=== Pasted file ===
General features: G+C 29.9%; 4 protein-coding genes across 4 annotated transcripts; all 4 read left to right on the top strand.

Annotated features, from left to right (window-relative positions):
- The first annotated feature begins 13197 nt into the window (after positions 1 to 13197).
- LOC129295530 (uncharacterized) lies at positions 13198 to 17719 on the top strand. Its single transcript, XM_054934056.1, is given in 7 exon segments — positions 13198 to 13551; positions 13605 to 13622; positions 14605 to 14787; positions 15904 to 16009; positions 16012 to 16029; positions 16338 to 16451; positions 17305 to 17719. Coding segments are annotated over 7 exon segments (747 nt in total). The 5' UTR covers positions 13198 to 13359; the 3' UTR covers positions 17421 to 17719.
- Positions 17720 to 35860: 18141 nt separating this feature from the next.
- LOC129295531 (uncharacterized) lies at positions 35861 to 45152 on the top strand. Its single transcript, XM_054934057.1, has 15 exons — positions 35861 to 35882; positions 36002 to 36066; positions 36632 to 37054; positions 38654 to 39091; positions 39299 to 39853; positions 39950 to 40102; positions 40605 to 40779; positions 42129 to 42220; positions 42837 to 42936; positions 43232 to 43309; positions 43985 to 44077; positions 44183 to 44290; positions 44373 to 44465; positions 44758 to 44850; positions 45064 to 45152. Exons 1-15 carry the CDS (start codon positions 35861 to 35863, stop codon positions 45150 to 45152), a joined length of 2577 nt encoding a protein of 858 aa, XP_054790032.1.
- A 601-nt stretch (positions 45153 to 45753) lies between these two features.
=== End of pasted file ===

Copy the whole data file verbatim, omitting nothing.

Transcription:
General features: G+C 29.9%; 4 protein-coding genes across 4 annotated transcripts; all 4 read left to right on the top strand.

Annotated features, from left to right (window-relative positions):
- The first annotated feature begins 13197 nt into the window (after positions 1 to 13197).
- LOC129295530 (uncharacterized) lies at positions 13198 to 17719 on the top strand. Its single transcript, XM_054934056.1, is given in 7 exon segments — positions 13198 to 13551; positions 13605 to 13622; positions 14605 to 14787; positions 15904 to 16009; positions 16012 to 16029; positions 16338 to 16451; positions 17305 to 17719. Coding segments are annotated over 7 exon segments (747 nt in total). The 5' UTR covers positions 13198 to 13359; the 3' UTR covers positions 17421 to 17719.
- Positions 17720 to 35860: 18141 nt separating this feature from the next.
- LOC129295531 (uncharacterized) lies at positions 35861 to 45152 on the top strand. Its single transcript, XM_054934057.1, has 15 exons — positions 35861 to 35882; positions 36002 to 36066; positions 36632 to 37054; positions 38654 to 39091; positions 39299 to 39853; positions 39950 to 40102; positions 40605 to 40779; positions 42129 to 42220; positions 42837 to 42936; positions 43232 to 43309; positions 43985 to 44077; positions 44183 to 44290; positions 44373 to 44465; positions 44758 to 44850; positions 45064 to 45152. Exons 1-15 carry the CDS (start codon positions 35861 to 35863, stop codon positions 45150 to 45152), a joined length of 2577 nt encoding a protein of 858 aa, XP_054790032.1.
- A 601-nt stretch (positions 45153 to 45753) lies between these two features.